Don’t worry about calling them airheads. Forget union rules, craft services and concerns about overtime.
These 7,000 extras are indefatigable. And inflatable.
When “Seabiscuit” had to recreate 1930s crowd scenes of grandstands overflowing with tens of thousands of horseracing fans, it faced the standard fee of $50-$60 per day per person. It was a sure ticket to cost overruns for an already less-than-foolproof proposition: a pricey period drama in the summertime.
That’s when the film’s assistant to the unit production manager Joe Biggins had a brainstorm that became a full-time business: inflatable dolls.
Universal, producing the pic with partners Spyglass and DreamWorks, was glad to save some coin.
But since it is pushing “Seabiscuit” as an early Oscar contender, U has been a little uptight about the chance moviegoers will spot the dolls. Consequently, it won’t release production photos of the dummies. It’s almost as if they are those kind of inflatable dolls.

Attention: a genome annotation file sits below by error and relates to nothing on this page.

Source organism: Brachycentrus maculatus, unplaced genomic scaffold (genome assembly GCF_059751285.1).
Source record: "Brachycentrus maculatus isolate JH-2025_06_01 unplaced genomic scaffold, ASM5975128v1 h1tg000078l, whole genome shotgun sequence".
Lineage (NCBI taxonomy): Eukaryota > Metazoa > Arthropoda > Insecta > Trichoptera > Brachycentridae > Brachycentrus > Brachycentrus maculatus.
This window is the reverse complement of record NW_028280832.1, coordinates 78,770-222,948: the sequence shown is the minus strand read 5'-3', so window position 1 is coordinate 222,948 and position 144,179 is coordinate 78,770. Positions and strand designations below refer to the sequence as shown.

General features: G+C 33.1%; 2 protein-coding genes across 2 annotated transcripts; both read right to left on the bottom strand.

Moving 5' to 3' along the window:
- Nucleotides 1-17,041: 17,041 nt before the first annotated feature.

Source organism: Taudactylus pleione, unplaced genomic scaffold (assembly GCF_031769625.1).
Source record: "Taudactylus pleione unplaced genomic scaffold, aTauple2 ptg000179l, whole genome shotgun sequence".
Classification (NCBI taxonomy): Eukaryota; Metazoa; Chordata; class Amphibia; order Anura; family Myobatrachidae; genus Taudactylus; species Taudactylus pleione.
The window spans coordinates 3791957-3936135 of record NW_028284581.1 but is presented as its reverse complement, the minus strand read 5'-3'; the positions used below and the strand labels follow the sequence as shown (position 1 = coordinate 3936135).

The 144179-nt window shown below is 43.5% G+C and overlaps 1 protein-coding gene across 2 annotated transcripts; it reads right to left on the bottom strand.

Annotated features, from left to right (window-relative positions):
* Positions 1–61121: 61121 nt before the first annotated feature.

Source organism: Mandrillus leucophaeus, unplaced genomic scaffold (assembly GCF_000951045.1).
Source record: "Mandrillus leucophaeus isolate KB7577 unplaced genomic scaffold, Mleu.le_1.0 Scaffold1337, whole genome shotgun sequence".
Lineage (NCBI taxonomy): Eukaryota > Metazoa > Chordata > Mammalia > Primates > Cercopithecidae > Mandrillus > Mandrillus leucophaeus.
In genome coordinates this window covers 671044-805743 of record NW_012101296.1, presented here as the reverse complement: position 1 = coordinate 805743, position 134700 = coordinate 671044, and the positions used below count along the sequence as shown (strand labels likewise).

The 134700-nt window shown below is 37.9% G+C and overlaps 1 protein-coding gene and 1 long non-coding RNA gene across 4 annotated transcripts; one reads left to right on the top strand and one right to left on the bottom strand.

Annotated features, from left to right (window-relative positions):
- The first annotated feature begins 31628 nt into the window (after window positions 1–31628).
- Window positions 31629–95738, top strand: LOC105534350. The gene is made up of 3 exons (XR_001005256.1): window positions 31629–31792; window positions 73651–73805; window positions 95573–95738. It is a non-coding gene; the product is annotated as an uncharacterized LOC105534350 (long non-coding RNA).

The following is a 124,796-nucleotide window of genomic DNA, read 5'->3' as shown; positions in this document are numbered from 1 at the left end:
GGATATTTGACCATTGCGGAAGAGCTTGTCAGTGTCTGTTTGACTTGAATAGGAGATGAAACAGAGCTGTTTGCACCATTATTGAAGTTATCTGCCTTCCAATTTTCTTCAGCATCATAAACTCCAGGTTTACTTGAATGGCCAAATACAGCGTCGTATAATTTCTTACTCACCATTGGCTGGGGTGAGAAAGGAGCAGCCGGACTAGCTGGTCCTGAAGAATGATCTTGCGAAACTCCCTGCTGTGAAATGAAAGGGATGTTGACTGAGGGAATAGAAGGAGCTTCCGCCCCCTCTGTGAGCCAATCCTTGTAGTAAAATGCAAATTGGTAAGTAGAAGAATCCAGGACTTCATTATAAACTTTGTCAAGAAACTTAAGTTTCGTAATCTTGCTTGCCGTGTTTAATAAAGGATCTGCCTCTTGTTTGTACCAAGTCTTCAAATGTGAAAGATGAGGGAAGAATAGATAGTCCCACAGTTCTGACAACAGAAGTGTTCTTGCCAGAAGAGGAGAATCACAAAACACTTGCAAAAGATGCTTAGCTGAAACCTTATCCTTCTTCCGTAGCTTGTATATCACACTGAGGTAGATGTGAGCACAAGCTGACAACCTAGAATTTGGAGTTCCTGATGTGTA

“It’s a weird job because I’m supposed to create something that people aren’t supposed to notice,” Biggins shrugs.
In the nearly 12 months since Biggins made his first prototype, he has parlayed his idea into a viable business, the Inflatable Crowd Co. The outfit is already working on Kirsten Dunst tennis pic “Wimbledon” and is working on inflatable bodies for war films.The company now has 15,500 “employees” and the base rate for rental, setup, costuming and maintenance is about $15 per doll a week — compared with up to $300 per week for real people.
The dolls are life-sized, without arms or legs and attach to their seats. Using wires and rods, they can also be bent into lifelike positions. Because they can be deflated, they ship easily and it only takes 12 seconds to inflate three dolls at a time with a portable pump.
For “Seabiscuit,” the dolls were dressed in period hats and T-shirts that were made to look like suits. Live crowd members were mixed with the fake, and computer effects like clapping hands and waving arms were added later.